“No modern mainstream musician represents the friend zone more than Ed Sheeran.”

‘s review
is full of colourful depictions of Sheeran: throughout the piece, he is described as a “lost Weasley brother” and a “frumpy, downcast nerdy boy” who will “never be fit enough to walk a runway” and who champions his “deeply uncool whiteness.” Some of his ideas are “frankly boring,” such as: “Brainy and slightly chubby are just OK; reality television and Vitamin K are not.”

Later, it compares Sheeran to another pop superstar on the other end of the musical spectrum: “Perhaps that means Sheeran isn’t too different from Drake, another nonthreatening Ned with uninteresting ideas about how women are supposed to act.”

“Sheeran has always loved to neg and to position himself as an innocent victim.”

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We couldn’t go past another scathing comment from Pitchfork. This paragraph in particular breathes pure fire: “The barely suppressed creepiness of “Happier” is his attempt at post-breakup maturity, but it doesn’t even last into the next track, “New Man,” a wounded sketch of his ex’s new boyfriend who has “his eyebrows plucked and his arsehole bleached,” and “wears a man bag on his shoulder but I call it a purse.

“One nil, Sheeran. He turns his attentions to his ex. What happened to that sweet, sylvan girl who used to read and eat crisps by the river? “Now she’s eatin’ kale/Hittin’ the gym/Keepin’ up with Kylie and Kim.” You mean, when she could be listening to Sheeran rap about his daddy?”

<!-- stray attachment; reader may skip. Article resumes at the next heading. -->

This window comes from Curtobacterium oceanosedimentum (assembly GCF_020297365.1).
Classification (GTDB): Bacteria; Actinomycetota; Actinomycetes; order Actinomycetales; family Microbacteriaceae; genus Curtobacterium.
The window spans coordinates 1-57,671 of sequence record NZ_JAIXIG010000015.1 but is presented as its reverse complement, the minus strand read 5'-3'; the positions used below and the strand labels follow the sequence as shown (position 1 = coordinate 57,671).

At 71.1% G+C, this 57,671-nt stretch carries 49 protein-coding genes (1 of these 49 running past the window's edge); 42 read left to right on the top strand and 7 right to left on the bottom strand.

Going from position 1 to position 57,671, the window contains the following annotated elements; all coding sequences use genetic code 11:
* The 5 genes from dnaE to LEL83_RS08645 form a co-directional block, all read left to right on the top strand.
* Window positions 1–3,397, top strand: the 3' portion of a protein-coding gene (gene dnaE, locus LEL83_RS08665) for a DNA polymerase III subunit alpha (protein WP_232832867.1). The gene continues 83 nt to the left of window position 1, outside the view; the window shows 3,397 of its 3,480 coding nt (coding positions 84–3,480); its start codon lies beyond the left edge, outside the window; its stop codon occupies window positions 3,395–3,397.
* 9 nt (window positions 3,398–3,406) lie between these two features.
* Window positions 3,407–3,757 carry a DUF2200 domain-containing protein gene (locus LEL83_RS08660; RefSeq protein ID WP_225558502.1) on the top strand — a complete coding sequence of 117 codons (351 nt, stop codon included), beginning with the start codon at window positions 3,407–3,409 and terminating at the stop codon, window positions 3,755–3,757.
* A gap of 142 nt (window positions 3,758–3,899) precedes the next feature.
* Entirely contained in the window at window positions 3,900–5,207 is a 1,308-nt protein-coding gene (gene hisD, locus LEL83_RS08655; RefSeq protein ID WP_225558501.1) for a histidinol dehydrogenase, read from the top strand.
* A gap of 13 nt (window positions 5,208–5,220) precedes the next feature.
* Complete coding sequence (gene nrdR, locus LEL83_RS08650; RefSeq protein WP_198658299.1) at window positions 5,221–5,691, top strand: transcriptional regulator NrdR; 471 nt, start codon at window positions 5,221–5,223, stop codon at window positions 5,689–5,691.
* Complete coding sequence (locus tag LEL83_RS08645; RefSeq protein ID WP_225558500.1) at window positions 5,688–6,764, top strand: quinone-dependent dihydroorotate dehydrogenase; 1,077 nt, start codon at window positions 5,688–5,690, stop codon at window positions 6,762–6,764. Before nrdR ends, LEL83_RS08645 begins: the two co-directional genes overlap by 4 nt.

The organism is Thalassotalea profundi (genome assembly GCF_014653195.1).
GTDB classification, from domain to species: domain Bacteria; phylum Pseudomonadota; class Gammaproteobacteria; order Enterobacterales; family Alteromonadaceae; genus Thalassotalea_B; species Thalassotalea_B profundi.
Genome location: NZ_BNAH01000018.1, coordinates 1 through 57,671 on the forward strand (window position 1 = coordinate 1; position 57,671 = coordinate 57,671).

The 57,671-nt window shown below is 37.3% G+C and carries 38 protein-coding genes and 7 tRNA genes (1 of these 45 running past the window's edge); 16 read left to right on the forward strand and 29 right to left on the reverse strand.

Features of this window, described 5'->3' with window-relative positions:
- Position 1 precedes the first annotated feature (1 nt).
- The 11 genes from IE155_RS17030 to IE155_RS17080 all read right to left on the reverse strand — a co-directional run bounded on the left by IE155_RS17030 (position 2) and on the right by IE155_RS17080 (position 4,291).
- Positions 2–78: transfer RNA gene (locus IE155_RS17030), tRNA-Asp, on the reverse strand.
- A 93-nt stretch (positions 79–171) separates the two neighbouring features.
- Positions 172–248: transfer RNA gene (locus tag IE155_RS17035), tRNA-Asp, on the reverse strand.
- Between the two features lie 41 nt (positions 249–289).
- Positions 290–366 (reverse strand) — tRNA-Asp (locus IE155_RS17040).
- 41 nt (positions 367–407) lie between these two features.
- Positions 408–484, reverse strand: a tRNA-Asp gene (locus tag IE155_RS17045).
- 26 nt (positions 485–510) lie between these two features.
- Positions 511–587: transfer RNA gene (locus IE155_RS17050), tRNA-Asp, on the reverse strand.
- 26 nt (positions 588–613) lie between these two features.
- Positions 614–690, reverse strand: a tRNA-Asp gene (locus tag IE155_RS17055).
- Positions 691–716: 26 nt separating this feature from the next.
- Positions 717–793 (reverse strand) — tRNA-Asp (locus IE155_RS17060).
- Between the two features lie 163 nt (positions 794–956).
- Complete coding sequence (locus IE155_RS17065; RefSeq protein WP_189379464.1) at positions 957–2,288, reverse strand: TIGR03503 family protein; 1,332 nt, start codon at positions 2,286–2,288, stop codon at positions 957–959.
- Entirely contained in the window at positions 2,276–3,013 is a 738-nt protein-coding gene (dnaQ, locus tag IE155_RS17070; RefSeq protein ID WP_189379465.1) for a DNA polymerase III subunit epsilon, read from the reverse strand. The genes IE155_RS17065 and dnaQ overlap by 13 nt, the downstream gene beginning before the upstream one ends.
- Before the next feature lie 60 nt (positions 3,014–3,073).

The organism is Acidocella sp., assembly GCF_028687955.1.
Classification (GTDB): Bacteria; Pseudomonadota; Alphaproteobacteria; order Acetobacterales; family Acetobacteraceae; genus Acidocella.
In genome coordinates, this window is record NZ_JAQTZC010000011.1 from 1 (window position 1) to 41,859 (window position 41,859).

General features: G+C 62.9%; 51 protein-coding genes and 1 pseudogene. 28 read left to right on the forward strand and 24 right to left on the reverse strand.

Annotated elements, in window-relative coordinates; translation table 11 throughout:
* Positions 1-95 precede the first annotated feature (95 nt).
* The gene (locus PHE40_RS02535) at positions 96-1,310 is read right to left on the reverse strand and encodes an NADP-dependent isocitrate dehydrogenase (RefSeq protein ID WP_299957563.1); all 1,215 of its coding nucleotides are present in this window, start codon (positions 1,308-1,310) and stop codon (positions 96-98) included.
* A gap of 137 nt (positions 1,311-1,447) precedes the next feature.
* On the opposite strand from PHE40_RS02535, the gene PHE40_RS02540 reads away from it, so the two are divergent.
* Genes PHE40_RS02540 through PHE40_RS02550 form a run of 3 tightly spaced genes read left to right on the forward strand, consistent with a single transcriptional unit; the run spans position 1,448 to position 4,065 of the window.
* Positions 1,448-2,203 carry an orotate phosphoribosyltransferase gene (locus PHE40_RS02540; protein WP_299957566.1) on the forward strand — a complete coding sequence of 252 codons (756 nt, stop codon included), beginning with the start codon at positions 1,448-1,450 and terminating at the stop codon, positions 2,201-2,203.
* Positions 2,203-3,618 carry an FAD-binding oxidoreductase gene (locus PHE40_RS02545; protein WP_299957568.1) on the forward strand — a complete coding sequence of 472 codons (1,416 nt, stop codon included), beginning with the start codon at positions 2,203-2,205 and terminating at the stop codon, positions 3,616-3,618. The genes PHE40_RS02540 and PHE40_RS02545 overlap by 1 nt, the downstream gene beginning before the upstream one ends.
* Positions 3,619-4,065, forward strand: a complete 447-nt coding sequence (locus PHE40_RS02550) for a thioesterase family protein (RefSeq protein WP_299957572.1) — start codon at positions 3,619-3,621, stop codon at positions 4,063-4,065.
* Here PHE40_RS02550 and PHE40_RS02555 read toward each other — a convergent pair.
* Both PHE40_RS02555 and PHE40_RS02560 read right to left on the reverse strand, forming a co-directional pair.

“A record saddled with a persistent case of musical hypoglycemia.”

Consequence of Sound haven’t held back in their C- rating or their review, which begins with “So much for ‘nice guys finish last.'” This might be the harshest review of them all, with key descriptions including, “safe, low-stakes escapism courtesy of a Nice Guy with a guitar,” “snoozy ballads,” and “stiffly rapped, trope-laden reflection.” Comparing the album to Justin Timberlake’s acclaimed Futuresex/Lovesounds, it goes even deeper, asserting that “each passing cycle saps a little more life from the record, until we’re left with background music, fluff that goes in one ear and out the other.”

“He is a pop algorithm… an assassin in schlub’s clothing.”

The New York Times review is confusing. Although positive overall, every compliment feels like an insult. At a time where pop artists like Beyoncé, Rihanna, Zayn Malik and, yes, Justin Bieber are using honesty and sincerity to reshape their identities and earn critical success, describing Sheeran’s “modesty” as “a camouflage” feels like a dig more than praise. “For someone so skilled at pop simulation,” writes Jon Caramanica.

“Mr. Sheeran rigorously maintains his position of outsiderdom.” The review goes so far as to call him outrightly “basic,” as though it’s a good thing. This is a pretty deep burn when you think about it – it’s basically saying that Sheeran’s lack of creative integrity means that the bar is extremely low, and therefore easy to surpass.

“The only reason his music appeals so widely is because it’s trite.”

We finally arrive at Anthony Fantano aka The Needle Drop’s review, concluding with a measly 4 out of 10 rating. “It’s so gross,” Fantano sums up.

While he points out that there are some “cute” moments, he goes in particularly hard about his lyrics: “Ed’s big shortcoming again and again and again continues to be his lyrical abilities. If Ed were a book, he would be a thesaurus of romantic and inspirational platitudes. He’s just full of images and phrases that have been recycled so many times that they mean almost nothing.”